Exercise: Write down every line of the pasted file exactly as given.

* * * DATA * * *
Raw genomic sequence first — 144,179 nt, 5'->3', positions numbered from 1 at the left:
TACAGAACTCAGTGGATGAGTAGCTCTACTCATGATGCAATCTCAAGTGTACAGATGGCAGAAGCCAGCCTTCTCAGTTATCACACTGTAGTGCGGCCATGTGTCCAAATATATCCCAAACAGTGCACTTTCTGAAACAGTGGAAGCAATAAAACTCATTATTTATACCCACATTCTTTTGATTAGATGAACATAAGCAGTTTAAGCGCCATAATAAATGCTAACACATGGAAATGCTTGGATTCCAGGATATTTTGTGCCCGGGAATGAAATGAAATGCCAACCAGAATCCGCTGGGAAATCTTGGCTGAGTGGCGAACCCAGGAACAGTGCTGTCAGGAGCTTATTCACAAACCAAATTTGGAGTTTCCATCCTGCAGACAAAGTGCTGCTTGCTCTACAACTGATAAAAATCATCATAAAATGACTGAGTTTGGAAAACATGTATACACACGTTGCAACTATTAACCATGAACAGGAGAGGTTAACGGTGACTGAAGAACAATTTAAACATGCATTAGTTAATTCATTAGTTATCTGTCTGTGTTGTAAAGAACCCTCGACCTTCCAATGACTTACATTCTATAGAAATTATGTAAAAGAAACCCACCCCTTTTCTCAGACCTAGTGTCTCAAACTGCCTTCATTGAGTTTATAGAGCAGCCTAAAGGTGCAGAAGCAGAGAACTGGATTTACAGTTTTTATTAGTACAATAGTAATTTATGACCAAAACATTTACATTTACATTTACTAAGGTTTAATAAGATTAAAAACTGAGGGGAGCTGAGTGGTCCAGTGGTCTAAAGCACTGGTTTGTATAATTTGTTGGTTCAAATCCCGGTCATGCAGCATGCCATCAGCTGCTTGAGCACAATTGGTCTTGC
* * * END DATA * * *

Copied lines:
Raw genomic sequence first — 144,179 nt, 5'->3', positions numbered from 1 at the left:
TACAGAACTCAGTGGATGAGTAGCTCTACTCATGATGCAATCTCAAGTGTACAGATGGCAGAAGCCAGCCTTCTCAGTTATCACACTGTAGTGCGGCCATGTGTCCAAATATATCCCAAACAGTGCACTTTCTGAAACAGTGGAAGCAATAAAACTCATTATTTATACCCACATTCTTTTGATTAGATGAACATAAGCAGTTTAAGCGCCATAATAAATGCTAACACATGGAAATGCTTGGATTCCAGGATATTTTGTGCCCGGGAATGAAATGAAATGCCAACCAGAATCCGCTGGGAAATCTTGGCTGAGTGGCGAACCCAGGAACAGTGCTGTCAGGAGCTTATTCACAAACCAAATTTGGAGTTTCCATCCTGCAGACAAAGTGCTGCTTGCTCTACAACTGATAAAAATCATCATAAAATGACTGAGTTTGGAAAACATGTATACACACGTTGCAACTATTAACCATGAACAGGAGAGGTTAACGGTGACTGAAGAACAATTTAAACATGCATTAGTTAATTCATTAGTTATCTGTCTGTGTTGTAAAGAACCCTCGACCTTCCAATGACTTACATTCTATAGAAATTATGTAAAAGAAACCCACCCCTTTTCTCAGACCTAGTGTCTCAAACTGCCTTCATTGAGTTTATAGAGCAGCCTAAAGGTGCAGAAGCAGAGAACTGGATTTACAGTTTTTATTAGTACAATAGTAATTTATGACCAAAACATTTACATTTACATTTACTAAGGTTTAATAAGATTAAAAACTGAGGGGAGCTGAGTGGTCCAGTGGTCTAAAGCACTGGTTTGTATAATTTGTTGGTTCAAATCCCGGTCATGCAGCATGCCATCAGCTGCTTGAGCACAATTGGTCTTGC